Who could ever guess that animals in the wild can teach you exactly what you need to learn in order to take your training to the next level?
Specifically, I’m talking about giraffes and believe it or not, their “training” regime for their new-born offspring holds the secret to your success both in sports and in life! Want to develop mental toughness and internal strength? Then, pay very close attention to these remarkable animals!
The newborn giraffe is introduced into the world in a rather shocking fashion. It’s bad enough that it has to fall almost 6-7 feet from the mother’s womb to the ground! What its’ mother does next is far worse! The mother waits for her newborn to pull itself up on unstable, wobbly legs. Once the young giraffe does so, the mother positions herself over her baby and then swings one of her long, powerful legs slowly back. Then, without warning and for no apparent reason, she quickly swings that leg forward, striking her newborn, quickly knocking it off its feet and sending it sprawling.
The baby struggles mightily to rise and right itself and once it has, the mother repeats what can only be seen as cruel. She positions herself over her calf and once again knocks it off its feet sending the unsteady calf flying! This bizarre dance repeats itself over and over again until; the baby giraffe can barely move.
What is happening here? Should we contact the animal equivalent of Children’s Protective Services and get a social worker in here so she can remove this poor baby from her obviously crazed and abusive mother? I think not!
What’s going on between mother and newborn is an instinctive dance that’s been taking place for hundreds of years, a dance that will ultimately lead that newborn to become stronger, faster and successfully survive in the wild.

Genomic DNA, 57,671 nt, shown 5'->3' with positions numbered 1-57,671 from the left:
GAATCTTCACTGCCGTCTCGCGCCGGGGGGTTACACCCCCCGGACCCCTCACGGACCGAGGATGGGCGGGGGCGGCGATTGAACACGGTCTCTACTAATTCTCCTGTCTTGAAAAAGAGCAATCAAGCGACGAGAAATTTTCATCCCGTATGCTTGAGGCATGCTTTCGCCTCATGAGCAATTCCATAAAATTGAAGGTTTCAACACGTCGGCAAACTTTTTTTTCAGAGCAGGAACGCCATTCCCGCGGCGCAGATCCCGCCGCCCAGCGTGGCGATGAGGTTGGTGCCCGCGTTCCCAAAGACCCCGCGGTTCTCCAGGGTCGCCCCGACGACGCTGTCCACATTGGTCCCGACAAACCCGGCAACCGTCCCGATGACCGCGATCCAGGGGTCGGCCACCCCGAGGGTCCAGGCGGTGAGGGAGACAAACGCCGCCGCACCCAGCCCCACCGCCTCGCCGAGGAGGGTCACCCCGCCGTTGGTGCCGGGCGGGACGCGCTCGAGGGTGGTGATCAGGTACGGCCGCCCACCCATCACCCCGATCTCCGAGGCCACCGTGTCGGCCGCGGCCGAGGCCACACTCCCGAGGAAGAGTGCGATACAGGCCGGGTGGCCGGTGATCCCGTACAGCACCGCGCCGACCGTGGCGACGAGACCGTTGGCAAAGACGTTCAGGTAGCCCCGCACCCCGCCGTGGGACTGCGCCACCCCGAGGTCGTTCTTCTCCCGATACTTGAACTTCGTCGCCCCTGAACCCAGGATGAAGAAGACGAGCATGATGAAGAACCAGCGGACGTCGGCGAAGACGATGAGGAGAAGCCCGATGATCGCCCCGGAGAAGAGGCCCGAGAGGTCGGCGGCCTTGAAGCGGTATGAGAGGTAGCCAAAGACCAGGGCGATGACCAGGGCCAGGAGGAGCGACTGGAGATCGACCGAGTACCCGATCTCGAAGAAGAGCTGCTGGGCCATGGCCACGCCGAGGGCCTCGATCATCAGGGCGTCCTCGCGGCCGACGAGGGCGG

Young giraffes need to have the ability to quickly get up and move with the pack when they are confronted by danger. Lions, tigers and other predators sure love baby giraffes and without the ability to get up quickly, the newborn would end up as a tasty morsel for one of these carnivores. The mother’s seemingly harsh behavior prepares her baby to be strong and survive in the bush.
What lessons can be found in this ancient dance for you as an athlete and person? You have to expect that in order to get stronger, quicker and more talented, you must first “get rudely knocked off your feet” numerous times. The process of becoming good at and mastering anything on or off the playing field involves hardship, pain and “hard falls.” You must be willing to move towards rather than away from these life and training situations in order to later benefit from them.
In sports what this might mean for you is that you have to lose a ton before you can finally start to win. You have to be willing to accept that the process is long, hard and fraught with frustration and disappointment. You have to go through the angst of learning proper technique, correcting bad habits and working on weaknesses, none of which are usually fun to do. If you have performance fears, or any others for that matter, you have to push yourself to face them rather than shying away from them because the only way to overcome fear is to do the thing that you’re afraid of over and over again.
There is no easy path towards becoming a champion. There’s just the right one! And the right one involves learning from all of those times when you get suddenly and rudely “knocked on your butt.”